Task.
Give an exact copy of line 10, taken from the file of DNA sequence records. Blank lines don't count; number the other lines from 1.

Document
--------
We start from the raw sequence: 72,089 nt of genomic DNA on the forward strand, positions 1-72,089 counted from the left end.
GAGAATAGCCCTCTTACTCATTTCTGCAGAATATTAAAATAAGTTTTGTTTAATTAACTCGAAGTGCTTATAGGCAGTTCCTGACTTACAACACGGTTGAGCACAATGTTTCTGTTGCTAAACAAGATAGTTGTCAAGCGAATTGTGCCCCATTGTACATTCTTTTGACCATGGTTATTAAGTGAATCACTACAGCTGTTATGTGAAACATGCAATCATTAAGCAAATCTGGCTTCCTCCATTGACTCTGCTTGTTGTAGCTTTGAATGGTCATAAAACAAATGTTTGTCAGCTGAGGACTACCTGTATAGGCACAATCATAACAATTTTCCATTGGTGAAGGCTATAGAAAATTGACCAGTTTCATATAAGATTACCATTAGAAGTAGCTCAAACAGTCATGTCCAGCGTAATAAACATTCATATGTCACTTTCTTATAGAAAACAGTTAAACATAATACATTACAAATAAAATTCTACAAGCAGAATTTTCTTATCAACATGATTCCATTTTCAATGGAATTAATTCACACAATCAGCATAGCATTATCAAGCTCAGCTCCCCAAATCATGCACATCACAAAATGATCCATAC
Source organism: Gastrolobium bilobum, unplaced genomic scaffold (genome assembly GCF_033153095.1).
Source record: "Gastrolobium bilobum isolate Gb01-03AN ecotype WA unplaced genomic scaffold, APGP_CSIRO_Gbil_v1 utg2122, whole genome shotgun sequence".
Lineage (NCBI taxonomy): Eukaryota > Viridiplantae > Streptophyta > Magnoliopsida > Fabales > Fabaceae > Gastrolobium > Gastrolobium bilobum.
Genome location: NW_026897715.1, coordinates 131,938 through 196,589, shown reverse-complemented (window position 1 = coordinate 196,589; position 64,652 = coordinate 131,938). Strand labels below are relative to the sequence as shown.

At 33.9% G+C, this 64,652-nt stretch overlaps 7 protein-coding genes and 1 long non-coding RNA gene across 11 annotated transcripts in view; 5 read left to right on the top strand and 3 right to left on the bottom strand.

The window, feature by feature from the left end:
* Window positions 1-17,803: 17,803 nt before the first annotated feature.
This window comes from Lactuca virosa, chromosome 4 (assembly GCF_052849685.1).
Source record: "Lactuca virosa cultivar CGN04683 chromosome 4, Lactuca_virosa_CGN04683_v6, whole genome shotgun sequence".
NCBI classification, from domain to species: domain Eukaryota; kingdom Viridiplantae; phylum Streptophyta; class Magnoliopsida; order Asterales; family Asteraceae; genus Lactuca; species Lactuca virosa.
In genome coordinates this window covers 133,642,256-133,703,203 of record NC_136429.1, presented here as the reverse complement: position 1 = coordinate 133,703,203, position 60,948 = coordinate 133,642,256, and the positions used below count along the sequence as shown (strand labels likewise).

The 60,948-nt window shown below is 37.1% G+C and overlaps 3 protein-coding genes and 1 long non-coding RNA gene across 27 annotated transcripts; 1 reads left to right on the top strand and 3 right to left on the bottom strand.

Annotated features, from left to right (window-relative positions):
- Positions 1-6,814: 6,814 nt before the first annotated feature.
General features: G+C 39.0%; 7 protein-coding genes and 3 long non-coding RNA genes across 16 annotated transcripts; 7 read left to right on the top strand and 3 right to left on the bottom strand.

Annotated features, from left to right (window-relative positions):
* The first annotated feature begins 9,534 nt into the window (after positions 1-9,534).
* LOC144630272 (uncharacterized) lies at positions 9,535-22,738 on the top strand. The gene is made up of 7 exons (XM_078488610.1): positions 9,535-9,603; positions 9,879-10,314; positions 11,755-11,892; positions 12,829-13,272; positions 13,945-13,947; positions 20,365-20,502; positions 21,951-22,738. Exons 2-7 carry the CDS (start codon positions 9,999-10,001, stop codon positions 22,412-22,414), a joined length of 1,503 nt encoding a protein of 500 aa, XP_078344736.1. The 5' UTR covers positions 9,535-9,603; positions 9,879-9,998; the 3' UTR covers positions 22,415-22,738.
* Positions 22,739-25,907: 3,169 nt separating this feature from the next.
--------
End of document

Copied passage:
This window comes from Lactuca virosa, chromosome 4 (assembly GCF_052849685.1).